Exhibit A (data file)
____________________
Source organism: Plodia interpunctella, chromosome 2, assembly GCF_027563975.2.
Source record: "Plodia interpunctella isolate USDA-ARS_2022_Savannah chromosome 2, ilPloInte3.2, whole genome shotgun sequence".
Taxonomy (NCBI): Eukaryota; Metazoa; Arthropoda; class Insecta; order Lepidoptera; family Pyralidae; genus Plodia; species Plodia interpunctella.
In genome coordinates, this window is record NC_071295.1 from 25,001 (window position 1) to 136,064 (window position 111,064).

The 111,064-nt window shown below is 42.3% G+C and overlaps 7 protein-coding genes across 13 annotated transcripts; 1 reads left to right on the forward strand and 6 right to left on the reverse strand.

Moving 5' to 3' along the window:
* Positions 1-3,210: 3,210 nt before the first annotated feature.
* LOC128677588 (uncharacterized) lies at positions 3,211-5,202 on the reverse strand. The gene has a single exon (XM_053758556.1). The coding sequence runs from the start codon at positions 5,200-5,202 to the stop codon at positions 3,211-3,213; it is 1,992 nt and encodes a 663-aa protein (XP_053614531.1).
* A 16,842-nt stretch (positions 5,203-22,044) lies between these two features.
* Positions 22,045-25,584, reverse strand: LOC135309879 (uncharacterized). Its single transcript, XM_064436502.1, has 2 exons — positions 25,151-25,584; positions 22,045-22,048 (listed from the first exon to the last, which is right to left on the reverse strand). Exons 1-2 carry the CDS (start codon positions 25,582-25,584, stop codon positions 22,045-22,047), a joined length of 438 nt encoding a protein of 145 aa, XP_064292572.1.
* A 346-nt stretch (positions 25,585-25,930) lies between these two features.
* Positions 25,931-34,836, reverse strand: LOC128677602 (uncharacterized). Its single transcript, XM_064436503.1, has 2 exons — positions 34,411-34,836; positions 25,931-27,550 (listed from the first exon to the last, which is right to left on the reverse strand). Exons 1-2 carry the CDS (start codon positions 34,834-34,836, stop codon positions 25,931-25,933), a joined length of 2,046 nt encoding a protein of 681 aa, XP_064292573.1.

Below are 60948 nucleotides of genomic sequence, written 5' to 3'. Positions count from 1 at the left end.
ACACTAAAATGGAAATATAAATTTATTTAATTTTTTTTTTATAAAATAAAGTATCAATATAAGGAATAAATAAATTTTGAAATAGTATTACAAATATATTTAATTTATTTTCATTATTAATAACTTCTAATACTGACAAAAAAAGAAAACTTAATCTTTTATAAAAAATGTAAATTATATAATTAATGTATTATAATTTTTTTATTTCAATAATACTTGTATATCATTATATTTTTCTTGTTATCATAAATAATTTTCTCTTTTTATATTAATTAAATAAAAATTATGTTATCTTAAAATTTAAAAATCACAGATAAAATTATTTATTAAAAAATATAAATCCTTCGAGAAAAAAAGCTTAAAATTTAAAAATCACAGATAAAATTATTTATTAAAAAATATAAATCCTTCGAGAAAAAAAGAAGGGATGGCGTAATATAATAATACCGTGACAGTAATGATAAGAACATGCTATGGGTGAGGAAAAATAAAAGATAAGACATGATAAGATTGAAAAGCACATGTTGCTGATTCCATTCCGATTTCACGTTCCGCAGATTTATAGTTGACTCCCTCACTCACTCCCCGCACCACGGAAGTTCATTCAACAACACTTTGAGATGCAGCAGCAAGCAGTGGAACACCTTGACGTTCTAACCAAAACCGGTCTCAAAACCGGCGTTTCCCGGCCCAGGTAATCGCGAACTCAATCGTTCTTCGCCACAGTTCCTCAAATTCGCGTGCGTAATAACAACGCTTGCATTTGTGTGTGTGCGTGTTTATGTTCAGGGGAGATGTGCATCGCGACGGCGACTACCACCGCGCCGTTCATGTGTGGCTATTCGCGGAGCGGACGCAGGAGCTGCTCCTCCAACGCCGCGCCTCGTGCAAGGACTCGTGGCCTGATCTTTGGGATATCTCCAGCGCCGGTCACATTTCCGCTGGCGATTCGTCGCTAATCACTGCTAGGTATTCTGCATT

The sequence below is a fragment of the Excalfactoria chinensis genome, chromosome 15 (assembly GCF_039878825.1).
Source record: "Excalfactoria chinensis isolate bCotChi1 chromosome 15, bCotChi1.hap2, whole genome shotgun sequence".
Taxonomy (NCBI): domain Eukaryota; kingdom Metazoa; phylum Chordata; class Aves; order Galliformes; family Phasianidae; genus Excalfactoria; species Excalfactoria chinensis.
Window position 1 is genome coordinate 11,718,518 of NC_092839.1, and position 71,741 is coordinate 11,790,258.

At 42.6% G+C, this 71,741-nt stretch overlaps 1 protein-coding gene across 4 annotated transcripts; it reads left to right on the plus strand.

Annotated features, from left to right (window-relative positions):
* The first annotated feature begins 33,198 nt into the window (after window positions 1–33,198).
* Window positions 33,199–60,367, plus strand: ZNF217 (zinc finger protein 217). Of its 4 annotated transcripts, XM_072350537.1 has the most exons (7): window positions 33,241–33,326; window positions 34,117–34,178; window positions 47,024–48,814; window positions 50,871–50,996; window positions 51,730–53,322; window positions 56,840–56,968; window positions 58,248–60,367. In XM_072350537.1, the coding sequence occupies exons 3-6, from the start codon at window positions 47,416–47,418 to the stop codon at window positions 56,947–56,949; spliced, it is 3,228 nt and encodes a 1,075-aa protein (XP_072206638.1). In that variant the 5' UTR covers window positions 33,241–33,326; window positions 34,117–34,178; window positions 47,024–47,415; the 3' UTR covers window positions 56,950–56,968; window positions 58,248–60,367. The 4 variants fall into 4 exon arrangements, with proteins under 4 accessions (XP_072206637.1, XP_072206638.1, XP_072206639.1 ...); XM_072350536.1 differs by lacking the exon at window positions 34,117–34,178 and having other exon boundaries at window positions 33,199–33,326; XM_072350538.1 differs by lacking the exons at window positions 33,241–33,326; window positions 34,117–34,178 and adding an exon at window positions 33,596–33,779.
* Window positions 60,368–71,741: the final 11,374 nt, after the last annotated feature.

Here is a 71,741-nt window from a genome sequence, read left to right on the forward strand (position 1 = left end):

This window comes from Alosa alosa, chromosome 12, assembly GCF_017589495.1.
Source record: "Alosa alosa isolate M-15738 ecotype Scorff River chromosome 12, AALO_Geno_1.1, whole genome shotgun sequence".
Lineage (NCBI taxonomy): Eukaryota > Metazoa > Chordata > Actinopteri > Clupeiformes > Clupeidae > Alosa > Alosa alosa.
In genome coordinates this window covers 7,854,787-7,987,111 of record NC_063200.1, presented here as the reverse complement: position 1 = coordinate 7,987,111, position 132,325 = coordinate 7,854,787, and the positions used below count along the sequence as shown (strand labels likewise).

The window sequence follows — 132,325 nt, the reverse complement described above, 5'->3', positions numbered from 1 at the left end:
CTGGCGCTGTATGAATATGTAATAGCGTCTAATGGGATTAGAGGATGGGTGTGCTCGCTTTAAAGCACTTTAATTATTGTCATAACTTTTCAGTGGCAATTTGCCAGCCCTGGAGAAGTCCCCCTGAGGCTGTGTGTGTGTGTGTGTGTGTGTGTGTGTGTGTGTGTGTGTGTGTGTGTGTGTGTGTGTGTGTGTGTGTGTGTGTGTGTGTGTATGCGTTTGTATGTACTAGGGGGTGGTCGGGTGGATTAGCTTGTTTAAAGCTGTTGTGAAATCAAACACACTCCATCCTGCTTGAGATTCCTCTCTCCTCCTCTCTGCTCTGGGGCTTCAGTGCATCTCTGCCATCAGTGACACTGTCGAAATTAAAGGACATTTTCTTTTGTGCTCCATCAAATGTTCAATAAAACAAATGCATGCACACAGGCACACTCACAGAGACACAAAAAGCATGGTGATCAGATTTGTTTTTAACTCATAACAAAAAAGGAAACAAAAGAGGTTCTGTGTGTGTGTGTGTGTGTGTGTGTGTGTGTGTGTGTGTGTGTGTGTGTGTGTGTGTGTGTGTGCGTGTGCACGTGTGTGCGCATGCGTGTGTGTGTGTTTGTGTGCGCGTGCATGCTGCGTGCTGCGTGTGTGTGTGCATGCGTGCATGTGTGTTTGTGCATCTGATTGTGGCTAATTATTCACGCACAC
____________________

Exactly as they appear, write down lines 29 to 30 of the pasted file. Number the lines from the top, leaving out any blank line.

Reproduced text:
The window sequence follows — 132,325 nt, the reverse complement described above, 5'->3', positions numbered from 1 at the left end:
CTGGCGCTGTATGAATATGTAATAGCGTCTAATGGGATTAGAGGATGGGTGTGCTCGCTTTAAAGCACTTTAATTATTGTCATAACTTTTCAGTGGCAATTTGCCAGCCCTGGAGAAGTCCCCCTGAGGCTGTGTGTGTGTGTGTGTGTGTGTGTGTGTGTGTGTGTGTGTGTGTGTGTGTGTGTGTGTGTGTGTGTGTGTGTGTGTGTGTGTATGCGTTTGTATGTACTAGGGGGTGGTCGGGTGGATTAGCTTGTTTAAAGCTGTTGTGAAATCAAACACACTCCATCCTGCTTGAGATTCCTCTCTCCTCCTCTCTGCTCTGGGGCTTCAGTGCATCTCTGCCATCAGTGACACTGTCGAAATTAAAGGACATTTTCTTTTGTGCTCCATCAAATGTTCAATAAAACAAATGCATGCACACAGGCACACTCACAGAGACACAAAAAGCATGGTGATCAGATTTGTTTTTAACTCATAACAAAAAAGGAAACAAAAGAGGTTCTGTGTGTGTGTGTGTGTGTGTGTGTGTGTGTGTGTGTGTGTGTGTGTGTGTGTGTGTGTGTGTGCGTGTGCACGTGTGTGCGCATGCGTGTGTGTGTGTTTGTGTGCGCGTGCATGCTGCGTGCTGCGTGTGTGTGTGCATGCGTGCATGTGTGTTTGTGCATCTGATTGTGGCTAATTATTCACGCACAC